Join Queen Quet of the Gullah/Geechee Nation at the Southeast Ocean and Coastal Acidification Network (SOCAN) Townhall

The next Southeast Ocean and Coastal Acidification Network (SOCAN) Stakeholders Townhall is on 
April 21st at 11 am eastern time. The town hall will cover topics related to impacts of acidification on subsistence fishing and rural and indigenous communities, as well as non-traditional educational tools for these communities.

Join the event via this link:

The speakers will be Noelle Boucquey from Eckard College in St. Petersburg FL
and Queen Quet Marquetta L. Goodwine, Chieftess of the Gullah/Geechee Nation (
Queen Quet, Chieftess of the Gullah/Geechee Nation is the Founder of the Gullah/Geechee Sea Island Coalition ( She continues to be a leader in environmental justice and ocean action movements. She was invited to Korea by the United Nations for the 1st Ocean Action Forum where she was able to share with the world the efforts of the Gullah/Geechee Fishing Association and other native Gullah/Geechees that are seeking to insure that their subsistence fishing traditions continue in the face of environmental injustices and climate change.  Queen Quet will present “De Wata Bring We: Changing Ocean and Impacts on the Culture of the Gullah/Geechee.” This interactive presentation will center on community engagement and capacity building on the Sea Islands as a climate action strategy to protect the ocean and the Gullah/Geechee cultural heritage of the coast. Learn about the how traditional knowledge is an important aspect of planning for the sustainability of ocean.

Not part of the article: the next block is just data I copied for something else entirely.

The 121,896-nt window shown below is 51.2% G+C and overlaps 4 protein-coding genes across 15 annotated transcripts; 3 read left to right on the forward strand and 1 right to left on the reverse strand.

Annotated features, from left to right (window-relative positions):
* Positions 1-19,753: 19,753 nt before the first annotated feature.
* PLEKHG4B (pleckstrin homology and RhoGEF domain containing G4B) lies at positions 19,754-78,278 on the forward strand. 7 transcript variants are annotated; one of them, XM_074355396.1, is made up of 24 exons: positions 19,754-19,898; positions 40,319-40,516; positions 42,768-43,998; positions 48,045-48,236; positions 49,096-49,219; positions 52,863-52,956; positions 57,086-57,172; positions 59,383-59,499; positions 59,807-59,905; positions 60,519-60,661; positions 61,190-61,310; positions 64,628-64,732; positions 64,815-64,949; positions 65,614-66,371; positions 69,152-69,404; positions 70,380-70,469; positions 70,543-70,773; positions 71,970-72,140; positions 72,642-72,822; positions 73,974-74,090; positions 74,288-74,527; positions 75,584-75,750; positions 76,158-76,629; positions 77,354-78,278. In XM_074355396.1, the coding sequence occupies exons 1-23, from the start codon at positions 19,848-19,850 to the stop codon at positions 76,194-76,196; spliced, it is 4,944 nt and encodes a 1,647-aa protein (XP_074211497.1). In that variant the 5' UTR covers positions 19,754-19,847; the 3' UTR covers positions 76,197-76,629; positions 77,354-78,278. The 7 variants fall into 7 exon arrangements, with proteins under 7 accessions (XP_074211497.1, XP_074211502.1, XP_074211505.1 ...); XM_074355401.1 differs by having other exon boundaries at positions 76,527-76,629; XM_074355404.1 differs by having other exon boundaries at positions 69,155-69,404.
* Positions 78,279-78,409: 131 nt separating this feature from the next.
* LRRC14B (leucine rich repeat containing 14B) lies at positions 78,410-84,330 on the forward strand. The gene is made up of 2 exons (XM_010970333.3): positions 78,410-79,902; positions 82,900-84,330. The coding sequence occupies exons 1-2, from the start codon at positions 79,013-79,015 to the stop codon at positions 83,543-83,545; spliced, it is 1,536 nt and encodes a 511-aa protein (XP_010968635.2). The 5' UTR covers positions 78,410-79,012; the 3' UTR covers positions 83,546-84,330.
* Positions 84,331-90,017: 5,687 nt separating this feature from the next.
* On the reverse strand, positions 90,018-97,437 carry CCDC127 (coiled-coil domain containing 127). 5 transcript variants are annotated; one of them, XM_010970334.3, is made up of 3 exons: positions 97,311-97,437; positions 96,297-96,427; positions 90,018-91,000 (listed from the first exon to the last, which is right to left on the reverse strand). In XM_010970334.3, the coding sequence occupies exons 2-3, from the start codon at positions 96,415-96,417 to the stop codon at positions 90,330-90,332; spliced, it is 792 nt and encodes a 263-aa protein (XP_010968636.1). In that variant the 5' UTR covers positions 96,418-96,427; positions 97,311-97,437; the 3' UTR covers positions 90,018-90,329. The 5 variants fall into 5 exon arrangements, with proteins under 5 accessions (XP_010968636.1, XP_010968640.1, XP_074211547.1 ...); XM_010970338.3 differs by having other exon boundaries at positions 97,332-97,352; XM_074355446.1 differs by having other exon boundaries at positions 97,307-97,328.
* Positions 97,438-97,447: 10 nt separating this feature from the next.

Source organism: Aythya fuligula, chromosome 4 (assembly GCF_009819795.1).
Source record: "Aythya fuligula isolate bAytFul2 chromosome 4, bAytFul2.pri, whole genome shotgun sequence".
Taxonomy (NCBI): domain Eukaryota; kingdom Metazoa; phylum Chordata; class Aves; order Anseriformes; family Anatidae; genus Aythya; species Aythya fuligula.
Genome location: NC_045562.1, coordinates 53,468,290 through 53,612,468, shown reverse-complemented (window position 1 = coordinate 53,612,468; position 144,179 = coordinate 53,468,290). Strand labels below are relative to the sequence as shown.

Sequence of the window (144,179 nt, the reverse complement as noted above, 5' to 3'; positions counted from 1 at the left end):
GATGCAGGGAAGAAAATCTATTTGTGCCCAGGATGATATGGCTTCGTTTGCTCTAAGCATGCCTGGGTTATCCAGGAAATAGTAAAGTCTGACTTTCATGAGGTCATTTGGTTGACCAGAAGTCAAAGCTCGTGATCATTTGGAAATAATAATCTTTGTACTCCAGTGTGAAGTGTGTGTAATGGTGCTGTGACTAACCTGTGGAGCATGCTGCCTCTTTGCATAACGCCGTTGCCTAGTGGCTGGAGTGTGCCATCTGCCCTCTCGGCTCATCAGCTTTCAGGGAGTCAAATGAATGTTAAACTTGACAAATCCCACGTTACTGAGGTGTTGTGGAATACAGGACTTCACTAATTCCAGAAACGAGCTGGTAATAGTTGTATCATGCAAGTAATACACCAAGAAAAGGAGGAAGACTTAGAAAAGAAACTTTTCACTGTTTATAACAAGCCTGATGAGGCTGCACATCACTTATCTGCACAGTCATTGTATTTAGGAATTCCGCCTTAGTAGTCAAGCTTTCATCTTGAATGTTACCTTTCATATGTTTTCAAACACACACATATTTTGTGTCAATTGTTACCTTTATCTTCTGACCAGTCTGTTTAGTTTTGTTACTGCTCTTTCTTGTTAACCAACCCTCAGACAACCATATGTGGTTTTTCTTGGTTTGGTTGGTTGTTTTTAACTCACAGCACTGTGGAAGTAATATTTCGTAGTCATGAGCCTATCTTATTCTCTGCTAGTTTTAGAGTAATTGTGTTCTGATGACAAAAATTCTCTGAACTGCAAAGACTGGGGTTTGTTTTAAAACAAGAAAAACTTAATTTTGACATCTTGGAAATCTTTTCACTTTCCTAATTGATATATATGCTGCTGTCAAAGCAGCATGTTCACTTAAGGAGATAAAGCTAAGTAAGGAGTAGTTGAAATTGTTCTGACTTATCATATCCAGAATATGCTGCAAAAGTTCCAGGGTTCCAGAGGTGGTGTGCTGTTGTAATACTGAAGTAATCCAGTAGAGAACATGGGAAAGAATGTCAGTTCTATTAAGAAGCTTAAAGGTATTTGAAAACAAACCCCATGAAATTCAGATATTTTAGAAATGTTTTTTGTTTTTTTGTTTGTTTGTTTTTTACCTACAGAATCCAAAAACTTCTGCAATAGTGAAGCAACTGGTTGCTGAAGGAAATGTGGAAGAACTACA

Noëlle Boucquey has a Ph.D. in Environmental Studies from Duke University and currently teaches at Eckerd College. Her research focuses on how relationships between human and environmental actors form in particular spaces, and with what effects on larger socioecological systems. She particularly enjoys investigating questions about how access to and power over natural resources is negotiated, how technologies mediate our environmental knowledge and governance practices, and how particular assemblages of human and nonhuman actors perform in ways that affect their social-ecological wellbeing. She teaches courses on fisheries governance, wildlife politics, ecotourism, and research methods. Dr. Boucquey will present her talk “Urban Fishing and Community Wellbeing” which explores preliminary results from two years of surveying and interviewing urban fishers in Tampa Bay, FL. She discusses the demographics of shore-side fishers and the multiple ways that fishing contributes to their wellbeing. She also raises questions about interactions between fishing spaces and infrastructures, social policies, and community wellbeing.

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